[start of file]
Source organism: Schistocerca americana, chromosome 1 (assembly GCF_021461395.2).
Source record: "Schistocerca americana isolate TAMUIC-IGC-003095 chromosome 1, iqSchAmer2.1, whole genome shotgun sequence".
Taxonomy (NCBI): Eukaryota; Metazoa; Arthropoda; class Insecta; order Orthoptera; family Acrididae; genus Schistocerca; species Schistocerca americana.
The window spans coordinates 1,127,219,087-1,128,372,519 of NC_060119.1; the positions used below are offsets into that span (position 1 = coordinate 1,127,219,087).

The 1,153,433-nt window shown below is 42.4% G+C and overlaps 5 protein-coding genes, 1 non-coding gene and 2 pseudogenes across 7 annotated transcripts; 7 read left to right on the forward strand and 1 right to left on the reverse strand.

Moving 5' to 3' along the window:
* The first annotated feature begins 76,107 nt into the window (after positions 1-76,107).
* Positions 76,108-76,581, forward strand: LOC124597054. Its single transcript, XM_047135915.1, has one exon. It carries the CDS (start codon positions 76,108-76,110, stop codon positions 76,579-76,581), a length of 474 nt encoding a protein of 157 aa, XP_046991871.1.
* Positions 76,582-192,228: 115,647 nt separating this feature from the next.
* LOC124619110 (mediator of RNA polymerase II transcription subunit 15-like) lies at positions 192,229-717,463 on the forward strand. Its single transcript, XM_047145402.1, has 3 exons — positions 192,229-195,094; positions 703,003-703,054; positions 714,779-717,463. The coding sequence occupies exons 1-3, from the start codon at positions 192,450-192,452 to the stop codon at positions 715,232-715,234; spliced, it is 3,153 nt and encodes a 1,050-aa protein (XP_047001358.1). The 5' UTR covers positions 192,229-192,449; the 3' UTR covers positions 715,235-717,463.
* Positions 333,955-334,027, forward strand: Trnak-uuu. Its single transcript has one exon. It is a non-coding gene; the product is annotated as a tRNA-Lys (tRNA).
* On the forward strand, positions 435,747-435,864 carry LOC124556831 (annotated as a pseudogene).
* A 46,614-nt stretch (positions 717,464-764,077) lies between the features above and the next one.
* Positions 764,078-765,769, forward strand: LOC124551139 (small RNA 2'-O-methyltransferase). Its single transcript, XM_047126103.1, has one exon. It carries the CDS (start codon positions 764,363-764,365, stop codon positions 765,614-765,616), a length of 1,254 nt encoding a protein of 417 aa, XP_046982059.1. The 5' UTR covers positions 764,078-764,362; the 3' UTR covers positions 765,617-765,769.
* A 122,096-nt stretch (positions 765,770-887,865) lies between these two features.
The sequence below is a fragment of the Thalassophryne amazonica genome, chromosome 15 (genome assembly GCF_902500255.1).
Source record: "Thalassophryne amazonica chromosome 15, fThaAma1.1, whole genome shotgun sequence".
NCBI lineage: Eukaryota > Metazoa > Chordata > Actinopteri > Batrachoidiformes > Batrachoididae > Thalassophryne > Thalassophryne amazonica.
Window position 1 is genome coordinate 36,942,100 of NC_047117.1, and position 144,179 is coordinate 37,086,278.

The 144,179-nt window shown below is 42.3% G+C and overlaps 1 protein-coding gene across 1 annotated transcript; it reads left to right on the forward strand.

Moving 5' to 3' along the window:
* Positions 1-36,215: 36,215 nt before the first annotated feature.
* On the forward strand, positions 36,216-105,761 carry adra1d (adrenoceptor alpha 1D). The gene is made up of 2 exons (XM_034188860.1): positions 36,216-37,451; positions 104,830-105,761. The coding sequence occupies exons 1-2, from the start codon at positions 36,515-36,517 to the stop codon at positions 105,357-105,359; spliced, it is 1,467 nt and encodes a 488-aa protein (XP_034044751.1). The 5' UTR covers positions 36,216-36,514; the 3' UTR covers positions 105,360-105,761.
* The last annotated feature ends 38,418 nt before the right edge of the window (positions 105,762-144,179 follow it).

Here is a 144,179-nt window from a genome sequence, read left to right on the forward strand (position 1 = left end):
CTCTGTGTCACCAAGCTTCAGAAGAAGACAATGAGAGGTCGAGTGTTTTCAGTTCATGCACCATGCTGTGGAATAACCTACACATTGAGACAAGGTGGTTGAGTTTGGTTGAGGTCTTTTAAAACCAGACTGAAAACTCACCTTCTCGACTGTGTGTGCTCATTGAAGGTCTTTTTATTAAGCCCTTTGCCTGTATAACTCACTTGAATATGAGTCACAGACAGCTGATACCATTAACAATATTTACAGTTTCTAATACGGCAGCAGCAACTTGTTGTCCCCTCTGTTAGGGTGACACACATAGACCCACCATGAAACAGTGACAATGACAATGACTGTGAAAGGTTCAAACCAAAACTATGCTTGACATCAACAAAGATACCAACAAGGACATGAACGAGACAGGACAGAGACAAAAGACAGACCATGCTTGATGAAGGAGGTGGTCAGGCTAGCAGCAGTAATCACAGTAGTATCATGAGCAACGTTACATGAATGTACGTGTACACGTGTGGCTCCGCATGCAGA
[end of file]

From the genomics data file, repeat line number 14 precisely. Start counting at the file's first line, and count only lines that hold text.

* Positions 764,078-765,769, forward strand: LOC124551139 (small RNA 2'-O-methyltransferase). Its single transcript, XM_047126103.1, has one exon. It carries the CDS (start codon positions 764,363-764,365, stop codon positions 765,614-765,616), a length of 1,254 nt encoding a protein of 417 aa, XP_046982059.1. The 5' UTR covers positions 764,078-764,362; the 3' UTR covers positions 765,617-765,769.